Speech is, by far, one of the neatest features of Macs. It’s also one of the least used. It seems that everybody turns off speech recognition for one reason or another. Some people say it’s too slow while others say it uses too much memory. Not only is it useful, but it’s a lot of fun.

There are two types of speech uses on a Mac. One is Text to Speech (TTS) while the other is Speech Recognition. Combined, these form PlainTalk. Text to Speech is the easiest to use. If you open any speech savvy application, such as SimpleText, you can type and have it read back to you in a variety of voices depending upon your system. There is also a Mexican Spanish TTS system available off the Internet. This allows your computer to read back Spanish with an accent. In PlainTalk 1.5, TTS can read alert boxes that pop up.

While having your Mac talk is fun, it is limited in its use. Speech recognition, the second part of PlainTalk, is where the real fun begins. With this on, you can open files, empty the trash, find out the time and date, close windows, zoom windows and even change the view of windows. Those are just a few of the things the Finder will do. If you have any speech savvy applications, many will be able to be controlled with speech.

Such is the case with Netscape Navigator and Internet Explorer. There is an application called SurfTalk that works in the background, adding speech recognition to your Web Browser. These include opening bookmark pages, adding bookmarks, opening hyperlinks, going back and forward, stopping and reloading of pages. The only thing you can’t do is speak an address; you still have to type that.

Now you can see that PlainTalk can be useful. The memory requirements are about one megabyte, varying somewhat according to your system setup. The speed depends on how much noise is in the room and your computer. If there’s a lot of background noise, the chances of having it work are reduced. The other part is the speed of your computer. The faster it is, the faster speech will run. My 6100 with 16 megs of RAM has never run into memory problems and speech recognition isn’t that slow. I would suggest trying it on your computer to see what it’s like.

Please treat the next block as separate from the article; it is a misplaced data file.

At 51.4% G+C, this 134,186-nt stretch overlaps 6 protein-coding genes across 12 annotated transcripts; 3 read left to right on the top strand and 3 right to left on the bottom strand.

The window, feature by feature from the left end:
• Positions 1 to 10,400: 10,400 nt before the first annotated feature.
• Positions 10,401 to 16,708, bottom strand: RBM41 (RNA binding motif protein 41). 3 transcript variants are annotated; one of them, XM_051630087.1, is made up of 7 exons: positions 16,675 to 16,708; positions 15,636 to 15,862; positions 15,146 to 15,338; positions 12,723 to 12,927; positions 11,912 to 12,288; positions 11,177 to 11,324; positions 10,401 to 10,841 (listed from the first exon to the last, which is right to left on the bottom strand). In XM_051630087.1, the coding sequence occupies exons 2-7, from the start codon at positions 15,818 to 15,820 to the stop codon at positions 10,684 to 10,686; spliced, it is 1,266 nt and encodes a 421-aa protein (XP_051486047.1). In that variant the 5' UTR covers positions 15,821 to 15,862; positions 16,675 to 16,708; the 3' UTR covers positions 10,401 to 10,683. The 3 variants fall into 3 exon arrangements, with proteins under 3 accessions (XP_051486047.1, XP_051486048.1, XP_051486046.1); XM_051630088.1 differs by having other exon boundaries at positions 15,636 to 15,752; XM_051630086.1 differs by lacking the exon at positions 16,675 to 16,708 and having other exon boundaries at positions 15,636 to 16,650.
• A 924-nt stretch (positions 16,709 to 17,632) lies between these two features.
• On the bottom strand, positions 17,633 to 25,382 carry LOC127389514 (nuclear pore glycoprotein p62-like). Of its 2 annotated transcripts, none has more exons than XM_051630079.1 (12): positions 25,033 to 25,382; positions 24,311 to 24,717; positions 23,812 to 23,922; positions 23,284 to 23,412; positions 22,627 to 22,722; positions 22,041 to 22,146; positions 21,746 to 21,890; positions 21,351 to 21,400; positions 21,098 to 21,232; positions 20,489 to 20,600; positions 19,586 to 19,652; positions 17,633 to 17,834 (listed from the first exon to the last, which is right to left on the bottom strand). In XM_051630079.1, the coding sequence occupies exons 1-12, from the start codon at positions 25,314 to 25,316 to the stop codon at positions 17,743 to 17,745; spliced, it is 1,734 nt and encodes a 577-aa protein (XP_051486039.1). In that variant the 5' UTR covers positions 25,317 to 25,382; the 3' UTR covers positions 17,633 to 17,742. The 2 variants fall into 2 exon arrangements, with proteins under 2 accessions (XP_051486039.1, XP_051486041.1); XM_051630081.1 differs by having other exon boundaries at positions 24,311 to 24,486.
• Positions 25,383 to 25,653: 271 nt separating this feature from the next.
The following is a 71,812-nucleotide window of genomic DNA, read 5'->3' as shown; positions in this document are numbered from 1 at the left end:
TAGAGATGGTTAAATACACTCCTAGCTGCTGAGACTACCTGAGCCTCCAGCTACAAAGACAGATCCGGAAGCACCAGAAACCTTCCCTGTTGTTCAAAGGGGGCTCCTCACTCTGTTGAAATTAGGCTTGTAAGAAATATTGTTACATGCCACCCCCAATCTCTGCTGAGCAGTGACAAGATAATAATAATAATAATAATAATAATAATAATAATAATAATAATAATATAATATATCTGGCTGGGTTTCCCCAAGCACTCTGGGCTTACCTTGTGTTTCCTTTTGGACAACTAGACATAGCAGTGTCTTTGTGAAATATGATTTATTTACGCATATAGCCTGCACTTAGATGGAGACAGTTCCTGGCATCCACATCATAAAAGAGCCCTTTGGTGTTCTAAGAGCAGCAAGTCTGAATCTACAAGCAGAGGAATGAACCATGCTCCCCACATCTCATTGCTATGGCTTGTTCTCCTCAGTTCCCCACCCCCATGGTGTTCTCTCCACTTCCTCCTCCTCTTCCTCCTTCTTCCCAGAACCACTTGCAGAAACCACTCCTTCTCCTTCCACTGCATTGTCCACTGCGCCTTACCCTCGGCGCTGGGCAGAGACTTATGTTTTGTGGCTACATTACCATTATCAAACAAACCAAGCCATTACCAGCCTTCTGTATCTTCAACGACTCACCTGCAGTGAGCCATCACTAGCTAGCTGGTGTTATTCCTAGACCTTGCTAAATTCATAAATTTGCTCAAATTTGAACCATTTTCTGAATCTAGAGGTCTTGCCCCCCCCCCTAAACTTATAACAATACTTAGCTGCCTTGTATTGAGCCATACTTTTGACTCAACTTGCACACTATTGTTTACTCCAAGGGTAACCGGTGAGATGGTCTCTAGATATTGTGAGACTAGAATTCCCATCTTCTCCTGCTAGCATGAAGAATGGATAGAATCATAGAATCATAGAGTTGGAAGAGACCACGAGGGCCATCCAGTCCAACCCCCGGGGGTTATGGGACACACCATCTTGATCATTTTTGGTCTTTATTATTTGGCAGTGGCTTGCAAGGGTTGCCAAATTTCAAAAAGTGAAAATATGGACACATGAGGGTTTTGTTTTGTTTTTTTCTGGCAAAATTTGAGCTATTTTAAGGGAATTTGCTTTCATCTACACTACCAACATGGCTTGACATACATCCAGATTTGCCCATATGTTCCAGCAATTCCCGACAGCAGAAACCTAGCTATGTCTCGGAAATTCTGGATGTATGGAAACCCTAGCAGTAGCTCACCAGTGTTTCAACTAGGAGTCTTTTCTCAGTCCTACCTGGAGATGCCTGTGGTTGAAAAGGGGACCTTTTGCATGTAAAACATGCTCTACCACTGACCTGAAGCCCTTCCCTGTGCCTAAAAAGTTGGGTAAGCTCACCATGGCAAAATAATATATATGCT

The more technical of you may be wondering how PlainTalk works. It’s a fairly straightforward process that takes in the voice, transforms it into usable data, and matches it with a preset word or phrase.

To take in the voice, the Mac uses the microphone. All you have to do is talk and the Mac will listen. After getting this information, it changes it into digital values. Then it processes it further. Known as signal processing, this step takes the digital values and makes it into a sequence of patterns. These are much like those used by the human ear.

The next step, recognition search, takes the patterns and compares them to preset words and sounds. These are used by the application to see what is allowed or expected and triggers a command to do something.

The good part about the Apple recognition is that the software needs no training period to be used well. Unless you have a deep accent, it will work very well on the first try.

To make the computer talk requires a little more work. The first step is known as text processing. What this does is to make some text readable by the computer, including abbreviations.

The next step is to create the rhythm for the text. This is known as prosodic processing. This makes the computer sound real instead of just saying words. When a comma is placed, the computer has to pause. This step is how the computer knows when to pause.

The last step is the signal processing – actually creating the sound. This takes the words and the rhythm and computes it to sound like the desired voice. This is completely software based, but requires many computations.

You can get all of this software, as well as links to third-party developers at Apple’s Speech Web Site, http://www. speech.apple.com

Brian Koponen (briankop@mail.idt.net)

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